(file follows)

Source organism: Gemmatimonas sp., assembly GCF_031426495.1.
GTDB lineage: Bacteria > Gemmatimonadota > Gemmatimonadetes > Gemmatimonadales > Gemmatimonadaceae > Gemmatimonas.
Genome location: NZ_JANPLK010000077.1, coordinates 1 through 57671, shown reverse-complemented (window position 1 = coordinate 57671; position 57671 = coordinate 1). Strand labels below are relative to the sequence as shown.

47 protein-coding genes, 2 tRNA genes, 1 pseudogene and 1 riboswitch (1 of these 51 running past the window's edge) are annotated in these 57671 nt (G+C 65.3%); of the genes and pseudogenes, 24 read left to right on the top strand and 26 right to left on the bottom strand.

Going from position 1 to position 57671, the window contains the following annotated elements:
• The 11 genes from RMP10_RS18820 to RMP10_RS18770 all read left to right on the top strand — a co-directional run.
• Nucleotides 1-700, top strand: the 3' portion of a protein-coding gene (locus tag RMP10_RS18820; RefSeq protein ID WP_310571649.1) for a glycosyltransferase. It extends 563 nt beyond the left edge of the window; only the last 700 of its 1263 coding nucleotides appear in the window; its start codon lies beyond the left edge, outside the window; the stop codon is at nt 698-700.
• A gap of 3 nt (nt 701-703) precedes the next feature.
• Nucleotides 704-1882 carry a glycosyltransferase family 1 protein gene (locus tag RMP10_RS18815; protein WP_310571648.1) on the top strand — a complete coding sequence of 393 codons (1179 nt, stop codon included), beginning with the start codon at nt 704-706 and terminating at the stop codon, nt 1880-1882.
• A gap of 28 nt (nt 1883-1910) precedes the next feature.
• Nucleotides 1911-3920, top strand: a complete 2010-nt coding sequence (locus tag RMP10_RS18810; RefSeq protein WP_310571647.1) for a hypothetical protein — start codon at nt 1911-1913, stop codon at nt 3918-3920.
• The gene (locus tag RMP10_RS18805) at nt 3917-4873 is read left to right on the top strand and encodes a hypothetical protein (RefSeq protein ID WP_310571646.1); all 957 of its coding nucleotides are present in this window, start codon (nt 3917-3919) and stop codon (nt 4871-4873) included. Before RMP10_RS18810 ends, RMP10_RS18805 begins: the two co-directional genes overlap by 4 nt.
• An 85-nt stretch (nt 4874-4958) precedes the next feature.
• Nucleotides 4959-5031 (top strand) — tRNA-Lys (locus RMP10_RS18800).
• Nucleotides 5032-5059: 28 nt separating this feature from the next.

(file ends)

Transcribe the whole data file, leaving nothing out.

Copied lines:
Source organism: Gemmatimonas sp., assembly GCF_031426495.1.
GTDB lineage: Bacteria > Gemmatimonadota > Gemmatimonadetes > Gemmatimonadales > Gemmatimonadaceae > Gemmatimonas.
Genome location: NZ_JANPLK010000077.1, coordinates 1 through 57671, shown reverse-complemented (window position 1 = coordinate 57671; position 57671 = coordinate 1). Strand labels below are relative to the sequence as shown.

47 protein-coding genes, 2 tRNA genes, 1 pseudogene and 1 riboswitch (1 of these 51 running past the window's edge) are annotated in these 57671 nt (G+C 65.3%); of the genes and pseudogenes, 24 read left to right on the top strand and 26 right to left on the bottom strand.

Going from position 1 to position 57671, the window contains the following annotated elements:
• The 11 genes from RMP10_RS18820 to RMP10_RS18770 all read left to right on the top strand — a co-directional run.
• Nucleotides 1-700, top strand: the 3' portion of a protein-coding gene (locus tag RMP10_RS18820; RefSeq protein ID WP_310571649.1) for a glycosyltransferase. It extends 563 nt beyond the left edge of the window; only the last 700 of its 1263 coding nucleotides appear in the window; its start codon lies beyond the left edge, outside the window; the stop codon is at nt 698-700.
• A gap of 3 nt (nt 701-703) precedes the next feature.
• Nucleotides 704-1882 carry a glycosyltransferase family 1 protein gene (locus tag RMP10_RS18815; protein WP_310571648.1) on the top strand — a complete coding sequence of 393 codons (1179 nt, stop codon included), beginning with the start codon at nt 704-706 and terminating at the stop codon, nt 1880-1882.
• A gap of 28 nt (nt 1883-1910) precedes the next feature.
• Nucleotides 1911-3920, top strand: a complete 2010-nt coding sequence (locus tag RMP10_RS18810; RefSeq protein WP_310571647.1) for a hypothetical protein — start codon at nt 1911-1913, stop codon at nt 3918-3920.
• The gene (locus tag RMP10_RS18805) at nt 3917-4873 is read left to right on the top strand and encodes a hypothetical protein (RefSeq protein ID WP_310571646.1); all 957 of its coding nucleotides are present in this window, start codon (nt 3917-3919) and stop codon (nt 4871-4873) included. Before RMP10_RS18810 ends, RMP10_RS18805 begins: the two co-directional genes overlap by 4 nt.
• An 85-nt stretch (nt 4874-4958) precedes the next feature.
• Nucleotides 4959-5031 (top strand) — tRNA-Lys (locus RMP10_RS18800).
• Nucleotides 5032-5059: 28 nt separating this feature from the next.